“The mission of the Center is to be the place for Shawnees to tell the story of the Shawnee past, how that informs and shapes Shawnees today, and who we see ourselves becoming tomorrow,” Leist said.
She has begun the endeavor to gather the Shawnee Tribe's cultural, historical and archeological pieces and artifacts for the center.
“There are none. We are reaching out to other organizations and community members to create programs,” Leist said.
Leist has a vision of her own for the Culture Center she hopes to accomplish.
“I come from a background where visitors not only interact in exhibits and experience culture but also contribute to what is going on. I hope the phrase ‘beyond hands-on’ could be said about the Culture Center. It may not happen on day one, but over the next year, the connections will run deeper and deeper,” she said.
As the Shawnee Tribe’s Culture Center comes together the excitement is building to see the finished facility and implement the first exhibits and programs. The center has a projected completion date scheduled for sometime later this summer.
“We hosted a presentation in part to gather ideas. We are very much in the developing ideas phase,” Leist said. “This first exhibit will be about culture bearers' experiences in the last few years as they reconnected with Fort Ancient pottery. There have been workshops learning about how these pots were made and used. From using local clay, to figuring out the best way to grind shell for temper, to firing temperatures. The thin pots are special indeed, and learning the technique of making them has been quite the undertaking.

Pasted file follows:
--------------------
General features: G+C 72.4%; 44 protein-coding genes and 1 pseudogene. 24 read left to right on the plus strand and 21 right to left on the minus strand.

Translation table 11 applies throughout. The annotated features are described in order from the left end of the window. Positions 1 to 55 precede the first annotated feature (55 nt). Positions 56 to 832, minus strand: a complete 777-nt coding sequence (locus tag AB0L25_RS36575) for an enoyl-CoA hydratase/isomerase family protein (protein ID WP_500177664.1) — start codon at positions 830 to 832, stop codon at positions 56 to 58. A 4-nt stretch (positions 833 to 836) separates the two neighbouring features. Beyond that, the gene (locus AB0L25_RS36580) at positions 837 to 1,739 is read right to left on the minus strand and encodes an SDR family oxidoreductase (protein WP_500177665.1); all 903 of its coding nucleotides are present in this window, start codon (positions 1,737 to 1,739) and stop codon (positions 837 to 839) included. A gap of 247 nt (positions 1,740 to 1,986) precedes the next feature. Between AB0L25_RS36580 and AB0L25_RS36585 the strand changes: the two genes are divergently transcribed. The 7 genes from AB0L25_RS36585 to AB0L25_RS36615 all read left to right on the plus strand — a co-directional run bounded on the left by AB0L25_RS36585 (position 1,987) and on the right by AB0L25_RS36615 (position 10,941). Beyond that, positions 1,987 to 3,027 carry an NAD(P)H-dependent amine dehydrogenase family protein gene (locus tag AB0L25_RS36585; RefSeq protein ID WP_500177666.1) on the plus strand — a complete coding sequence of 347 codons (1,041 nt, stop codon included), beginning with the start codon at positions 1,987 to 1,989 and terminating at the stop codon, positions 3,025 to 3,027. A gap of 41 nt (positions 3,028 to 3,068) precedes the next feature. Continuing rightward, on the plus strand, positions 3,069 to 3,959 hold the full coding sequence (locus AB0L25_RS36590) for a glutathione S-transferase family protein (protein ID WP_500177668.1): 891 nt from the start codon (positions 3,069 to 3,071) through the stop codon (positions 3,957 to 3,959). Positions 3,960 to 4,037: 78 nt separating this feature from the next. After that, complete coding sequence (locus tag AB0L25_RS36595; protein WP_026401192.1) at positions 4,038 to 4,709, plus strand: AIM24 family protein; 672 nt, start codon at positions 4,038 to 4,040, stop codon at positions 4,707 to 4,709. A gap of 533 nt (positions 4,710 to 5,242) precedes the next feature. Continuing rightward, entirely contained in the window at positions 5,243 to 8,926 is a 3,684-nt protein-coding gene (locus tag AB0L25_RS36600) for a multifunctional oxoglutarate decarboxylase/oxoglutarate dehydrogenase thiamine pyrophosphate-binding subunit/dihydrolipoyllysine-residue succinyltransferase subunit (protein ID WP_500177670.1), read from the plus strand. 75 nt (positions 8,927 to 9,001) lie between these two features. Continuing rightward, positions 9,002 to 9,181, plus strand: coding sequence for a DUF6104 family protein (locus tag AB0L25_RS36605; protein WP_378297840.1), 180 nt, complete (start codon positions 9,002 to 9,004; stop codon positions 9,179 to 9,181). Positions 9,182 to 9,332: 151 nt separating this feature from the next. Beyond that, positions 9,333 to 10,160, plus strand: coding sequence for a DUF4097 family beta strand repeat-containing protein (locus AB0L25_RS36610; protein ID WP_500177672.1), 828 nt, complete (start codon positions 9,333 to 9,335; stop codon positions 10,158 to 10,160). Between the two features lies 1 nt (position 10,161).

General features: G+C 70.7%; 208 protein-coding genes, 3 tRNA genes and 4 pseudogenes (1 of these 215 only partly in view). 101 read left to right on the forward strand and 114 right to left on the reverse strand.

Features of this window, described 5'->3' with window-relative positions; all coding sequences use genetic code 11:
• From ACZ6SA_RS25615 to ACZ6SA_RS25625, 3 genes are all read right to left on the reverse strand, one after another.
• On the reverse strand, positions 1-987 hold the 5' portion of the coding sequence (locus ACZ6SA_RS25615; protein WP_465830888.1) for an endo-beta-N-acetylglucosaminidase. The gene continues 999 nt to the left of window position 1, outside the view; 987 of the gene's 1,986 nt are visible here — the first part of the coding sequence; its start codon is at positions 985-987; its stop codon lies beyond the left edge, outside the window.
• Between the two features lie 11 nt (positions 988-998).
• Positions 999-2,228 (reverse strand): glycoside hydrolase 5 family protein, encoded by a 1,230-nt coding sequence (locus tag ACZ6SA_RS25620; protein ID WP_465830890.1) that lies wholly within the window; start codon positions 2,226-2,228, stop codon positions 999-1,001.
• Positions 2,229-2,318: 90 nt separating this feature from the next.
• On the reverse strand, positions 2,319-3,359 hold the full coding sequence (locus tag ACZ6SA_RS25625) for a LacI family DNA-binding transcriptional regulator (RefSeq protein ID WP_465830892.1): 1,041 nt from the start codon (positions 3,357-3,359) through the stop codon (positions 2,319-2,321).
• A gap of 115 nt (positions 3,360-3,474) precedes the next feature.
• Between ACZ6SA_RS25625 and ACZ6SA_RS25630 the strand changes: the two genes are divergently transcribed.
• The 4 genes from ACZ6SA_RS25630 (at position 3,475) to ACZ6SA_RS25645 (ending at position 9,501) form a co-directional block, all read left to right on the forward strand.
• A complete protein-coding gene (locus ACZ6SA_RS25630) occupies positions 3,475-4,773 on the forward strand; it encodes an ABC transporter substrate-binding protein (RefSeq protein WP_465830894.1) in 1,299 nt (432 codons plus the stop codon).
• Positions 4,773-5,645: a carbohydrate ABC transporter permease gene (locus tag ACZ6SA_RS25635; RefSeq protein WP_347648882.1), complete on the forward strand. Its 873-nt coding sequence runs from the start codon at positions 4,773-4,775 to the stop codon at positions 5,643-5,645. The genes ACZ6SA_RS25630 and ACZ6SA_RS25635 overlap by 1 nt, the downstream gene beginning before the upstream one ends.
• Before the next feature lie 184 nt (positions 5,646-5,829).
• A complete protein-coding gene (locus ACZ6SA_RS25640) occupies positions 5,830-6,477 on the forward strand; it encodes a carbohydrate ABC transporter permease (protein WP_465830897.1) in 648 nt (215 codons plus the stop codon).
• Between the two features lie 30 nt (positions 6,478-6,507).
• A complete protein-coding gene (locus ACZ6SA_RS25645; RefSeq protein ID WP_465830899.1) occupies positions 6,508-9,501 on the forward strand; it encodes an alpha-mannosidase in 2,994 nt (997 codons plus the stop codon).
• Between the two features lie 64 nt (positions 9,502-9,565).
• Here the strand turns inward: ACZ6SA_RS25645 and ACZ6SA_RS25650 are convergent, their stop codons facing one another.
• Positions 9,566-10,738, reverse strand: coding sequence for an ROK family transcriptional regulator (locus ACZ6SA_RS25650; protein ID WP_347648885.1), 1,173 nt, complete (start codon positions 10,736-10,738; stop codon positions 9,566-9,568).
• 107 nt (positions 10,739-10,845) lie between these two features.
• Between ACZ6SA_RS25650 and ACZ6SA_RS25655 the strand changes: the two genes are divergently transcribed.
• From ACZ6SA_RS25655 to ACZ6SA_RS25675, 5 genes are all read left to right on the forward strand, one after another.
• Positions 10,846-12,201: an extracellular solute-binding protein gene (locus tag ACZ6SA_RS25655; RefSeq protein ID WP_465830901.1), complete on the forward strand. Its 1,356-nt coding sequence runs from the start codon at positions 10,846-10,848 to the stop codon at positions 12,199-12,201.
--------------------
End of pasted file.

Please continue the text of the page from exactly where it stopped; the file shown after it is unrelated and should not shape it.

"The tribe has also been collaborating with scientists to not only learn more about the manufacture of the vessels themselves but for example, the study of the temper may reveal about the movement and connection of people, as Shawnees were prolific travelers and traders. The vessels were made for cooking, so thin a small fire could be used, so exploring the kinds of foods that could be cooked in such pots. Also, the design of the pots is very distinctive, so we are looking at the adornments. It's hard to summarize this project! It is art, science, culture, and all of these elements will be in the exhibit and programs. We are creating a Kids' Committee to help us with some of those ideas, so we can have STEM or STEAM activities."
Melinda Stotts is the associate editor of the Miami News-Record. She can be emailed at email@example.com or followed on Twitter @MelindaStotts1.